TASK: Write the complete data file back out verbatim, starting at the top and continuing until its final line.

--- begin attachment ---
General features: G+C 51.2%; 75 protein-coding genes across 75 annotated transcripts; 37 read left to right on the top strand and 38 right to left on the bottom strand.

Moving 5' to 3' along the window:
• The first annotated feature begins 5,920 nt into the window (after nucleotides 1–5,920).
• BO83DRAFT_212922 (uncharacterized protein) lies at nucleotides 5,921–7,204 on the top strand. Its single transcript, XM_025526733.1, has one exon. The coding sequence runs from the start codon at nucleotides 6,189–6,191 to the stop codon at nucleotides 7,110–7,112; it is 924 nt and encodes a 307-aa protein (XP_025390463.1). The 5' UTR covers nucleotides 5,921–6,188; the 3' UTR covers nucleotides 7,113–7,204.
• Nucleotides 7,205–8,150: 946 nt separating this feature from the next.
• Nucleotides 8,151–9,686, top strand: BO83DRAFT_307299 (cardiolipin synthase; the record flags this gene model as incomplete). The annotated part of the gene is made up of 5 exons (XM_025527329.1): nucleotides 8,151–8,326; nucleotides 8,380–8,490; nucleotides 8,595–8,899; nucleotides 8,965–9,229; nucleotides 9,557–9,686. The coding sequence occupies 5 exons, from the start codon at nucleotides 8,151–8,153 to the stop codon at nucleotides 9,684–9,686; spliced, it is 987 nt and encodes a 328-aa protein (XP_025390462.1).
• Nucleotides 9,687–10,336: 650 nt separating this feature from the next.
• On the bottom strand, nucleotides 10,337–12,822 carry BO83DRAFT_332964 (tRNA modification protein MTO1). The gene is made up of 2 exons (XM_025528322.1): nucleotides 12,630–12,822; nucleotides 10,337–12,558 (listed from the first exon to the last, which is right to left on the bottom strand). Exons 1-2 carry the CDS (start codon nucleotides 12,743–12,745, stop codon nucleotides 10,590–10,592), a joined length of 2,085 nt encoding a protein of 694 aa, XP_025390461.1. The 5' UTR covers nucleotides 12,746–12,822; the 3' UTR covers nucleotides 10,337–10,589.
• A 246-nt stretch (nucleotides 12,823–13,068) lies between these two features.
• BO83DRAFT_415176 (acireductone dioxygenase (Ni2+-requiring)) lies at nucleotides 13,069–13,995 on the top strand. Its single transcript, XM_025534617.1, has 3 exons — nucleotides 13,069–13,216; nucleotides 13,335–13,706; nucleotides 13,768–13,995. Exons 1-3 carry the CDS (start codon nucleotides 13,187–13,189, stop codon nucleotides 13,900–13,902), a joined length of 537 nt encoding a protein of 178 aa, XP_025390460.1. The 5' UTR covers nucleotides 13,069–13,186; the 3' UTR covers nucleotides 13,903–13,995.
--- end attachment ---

General features: G+C 51.2%; 75 protein-coding genes across 75 annotated transcripts; 37 read left to right on the top strand and 38 right to left on the bottom strand.

Moving 5' to 3' along the window:
• The first annotated feature begins 5,920 nt into the window (after nucleotides 1–5,920).
• BO83DRAFT_212922 (uncharacterized protein) lies at nucleotides 5,921–7,204 on the top strand. Its single transcript, XM_025526733.1, has one exon. The coding sequence runs from the start codon at nucleotides 6,189–6,191 to the stop codon at nucleotides 7,110–7,112; it is 924 nt and encodes a 307-aa protein (XP_025390463.1). The 5' UTR covers nucleotides 5,921–6,188; the 3' UTR covers nucleotides 7,113–7,204.
• Nucleotides 7,205–8,150: 946 nt separating this feature from the next.
• Nucleotides 8,151–9,686, top strand: BO83DRAFT_307299 (cardiolipin synthase; the record flags this gene model as incomplete). The annotated part of the gene is made up of 5 exons (XM_025527329.1): nucleotides 8,151–8,326; nucleotides 8,380–8,490; nucleotides 8,595–8,899; nucleotides 8,965–9,229; nucleotides 9,557–9,686. The coding sequence occupies 5 exons, from the start codon at nucleotides 8,151–8,153 to the stop codon at nucleotides 9,684–9,686; spliced, it is 987 nt and encodes a 328-aa protein (XP_025390462.1).
• Nucleotides 9,687–10,336: 650 nt separating this feature from the next.
• On the bottom strand, nucleotides 10,337–12,822 carry BO83DRAFT_332964 (tRNA modification protein MTO1). The gene is made up of 2 exons (XM_025528322.1): nucleotides 12,630–12,822; nucleotides 10,337–12,558 (listed from the first exon to the last, which is right to left on the bottom strand). Exons 1-2 carry the CDS (start codon nucleotides 12,743–12,745, stop codon nucleotides 10,590–10,592), a joined length of 2,085 nt encoding a protein of 694 aa, XP_025390461.1. The 5' UTR covers nucleotides 12,746–12,822; the 3' UTR covers nucleotides 10,337–10,589.
• A 246-nt stretch (nucleotides 12,823–13,068) lies between these two features.
• BO83DRAFT_415176 (acireductone dioxygenase (Ni2+-requiring)) lies at nucleotides 13,069–13,995 on the top strand. Its single transcript, XM_025534617.1, has 3 exons — nucleotides 13,069–13,216; nucleotides 13,335–13,706; nucleotides 13,768–13,995. Exons 1-3 carry the CDS (start codon nucleotides 13,187–13,189, stop codon nucleotides 13,900–13,902), a joined length of 537 nt encoding a protein of 178 aa, XP_025390460.1. The 5' UTR covers nucleotides 13,069–13,186; the 3' UTR covers nucleotides 13,903–13,995.